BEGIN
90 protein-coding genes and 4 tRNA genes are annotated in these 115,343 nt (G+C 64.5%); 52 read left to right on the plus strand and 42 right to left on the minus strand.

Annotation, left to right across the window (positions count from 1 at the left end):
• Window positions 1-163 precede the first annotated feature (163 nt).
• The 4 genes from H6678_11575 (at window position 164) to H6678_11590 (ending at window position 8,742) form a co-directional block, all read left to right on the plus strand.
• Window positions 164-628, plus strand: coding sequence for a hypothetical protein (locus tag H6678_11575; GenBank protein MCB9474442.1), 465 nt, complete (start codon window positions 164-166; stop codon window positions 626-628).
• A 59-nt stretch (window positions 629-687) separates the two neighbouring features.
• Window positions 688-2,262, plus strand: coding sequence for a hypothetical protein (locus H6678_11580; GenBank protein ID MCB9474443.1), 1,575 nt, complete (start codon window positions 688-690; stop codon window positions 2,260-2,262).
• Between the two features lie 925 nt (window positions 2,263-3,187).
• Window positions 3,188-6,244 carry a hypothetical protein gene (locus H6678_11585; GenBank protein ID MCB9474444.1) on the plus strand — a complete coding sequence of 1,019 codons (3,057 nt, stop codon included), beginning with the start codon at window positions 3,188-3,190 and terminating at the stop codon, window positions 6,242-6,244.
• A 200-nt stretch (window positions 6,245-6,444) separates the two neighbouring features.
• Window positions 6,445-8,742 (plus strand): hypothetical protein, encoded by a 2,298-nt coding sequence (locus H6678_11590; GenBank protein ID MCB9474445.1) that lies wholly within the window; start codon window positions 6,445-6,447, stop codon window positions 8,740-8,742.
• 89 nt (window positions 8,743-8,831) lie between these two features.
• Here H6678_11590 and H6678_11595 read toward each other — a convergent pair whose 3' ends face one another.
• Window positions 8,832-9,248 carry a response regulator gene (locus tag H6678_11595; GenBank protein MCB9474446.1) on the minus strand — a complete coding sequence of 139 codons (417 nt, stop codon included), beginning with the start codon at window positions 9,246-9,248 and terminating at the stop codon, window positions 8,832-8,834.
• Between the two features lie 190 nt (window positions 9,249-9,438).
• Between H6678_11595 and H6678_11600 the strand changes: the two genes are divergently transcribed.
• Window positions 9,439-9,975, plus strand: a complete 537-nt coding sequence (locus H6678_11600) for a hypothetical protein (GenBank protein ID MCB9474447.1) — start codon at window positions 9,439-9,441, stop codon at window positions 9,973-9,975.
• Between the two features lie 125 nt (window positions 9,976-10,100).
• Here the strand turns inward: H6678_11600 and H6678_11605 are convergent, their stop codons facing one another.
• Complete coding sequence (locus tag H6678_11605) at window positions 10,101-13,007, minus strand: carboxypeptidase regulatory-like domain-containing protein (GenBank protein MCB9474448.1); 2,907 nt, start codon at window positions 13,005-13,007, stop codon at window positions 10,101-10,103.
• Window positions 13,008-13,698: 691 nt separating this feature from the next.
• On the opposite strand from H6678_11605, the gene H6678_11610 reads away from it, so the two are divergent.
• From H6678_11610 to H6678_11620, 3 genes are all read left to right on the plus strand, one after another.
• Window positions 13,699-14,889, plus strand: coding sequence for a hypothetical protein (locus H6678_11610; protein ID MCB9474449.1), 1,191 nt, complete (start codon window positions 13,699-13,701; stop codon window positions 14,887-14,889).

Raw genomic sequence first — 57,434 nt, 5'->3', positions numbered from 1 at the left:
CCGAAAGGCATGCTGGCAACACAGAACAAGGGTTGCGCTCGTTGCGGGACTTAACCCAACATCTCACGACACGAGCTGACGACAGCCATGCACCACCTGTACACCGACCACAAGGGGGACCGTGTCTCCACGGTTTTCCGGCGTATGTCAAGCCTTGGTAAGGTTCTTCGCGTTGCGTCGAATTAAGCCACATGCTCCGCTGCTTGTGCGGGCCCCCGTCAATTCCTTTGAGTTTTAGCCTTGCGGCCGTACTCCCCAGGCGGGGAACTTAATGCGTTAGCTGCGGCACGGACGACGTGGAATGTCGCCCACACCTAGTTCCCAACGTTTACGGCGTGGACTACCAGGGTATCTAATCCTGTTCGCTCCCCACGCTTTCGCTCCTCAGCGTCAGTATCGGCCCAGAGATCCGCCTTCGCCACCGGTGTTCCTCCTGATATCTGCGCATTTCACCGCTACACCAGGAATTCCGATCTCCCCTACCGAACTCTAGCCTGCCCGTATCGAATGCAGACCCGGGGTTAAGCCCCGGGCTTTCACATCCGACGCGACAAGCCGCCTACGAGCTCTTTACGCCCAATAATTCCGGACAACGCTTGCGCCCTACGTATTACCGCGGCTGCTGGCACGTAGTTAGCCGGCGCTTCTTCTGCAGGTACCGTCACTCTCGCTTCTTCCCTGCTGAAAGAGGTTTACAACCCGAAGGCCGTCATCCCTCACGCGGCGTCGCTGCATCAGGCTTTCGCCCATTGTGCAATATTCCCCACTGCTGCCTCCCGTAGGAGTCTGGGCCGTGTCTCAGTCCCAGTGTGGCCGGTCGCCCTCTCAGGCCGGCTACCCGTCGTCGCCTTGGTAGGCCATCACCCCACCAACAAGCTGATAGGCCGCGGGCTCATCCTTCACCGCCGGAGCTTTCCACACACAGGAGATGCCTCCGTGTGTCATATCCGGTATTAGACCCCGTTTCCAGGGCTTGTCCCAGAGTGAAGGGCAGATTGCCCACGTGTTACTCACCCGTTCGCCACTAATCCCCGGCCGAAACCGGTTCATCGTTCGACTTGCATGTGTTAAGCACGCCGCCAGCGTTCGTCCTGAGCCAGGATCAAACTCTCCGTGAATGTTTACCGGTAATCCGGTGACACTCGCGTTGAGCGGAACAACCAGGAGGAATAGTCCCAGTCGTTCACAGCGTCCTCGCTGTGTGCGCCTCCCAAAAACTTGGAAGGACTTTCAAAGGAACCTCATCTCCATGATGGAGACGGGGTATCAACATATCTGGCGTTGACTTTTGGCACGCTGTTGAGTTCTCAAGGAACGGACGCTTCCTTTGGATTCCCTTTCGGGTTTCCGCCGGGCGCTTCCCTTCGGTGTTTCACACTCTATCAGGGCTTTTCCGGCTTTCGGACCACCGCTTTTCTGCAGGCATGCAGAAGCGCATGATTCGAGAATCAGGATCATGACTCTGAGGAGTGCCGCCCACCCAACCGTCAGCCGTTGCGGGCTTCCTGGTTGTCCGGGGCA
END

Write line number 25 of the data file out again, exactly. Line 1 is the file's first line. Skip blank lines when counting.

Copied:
Raw genomic sequence first — 57,434 nt, 5'->3', positions numbered from 1 at the left: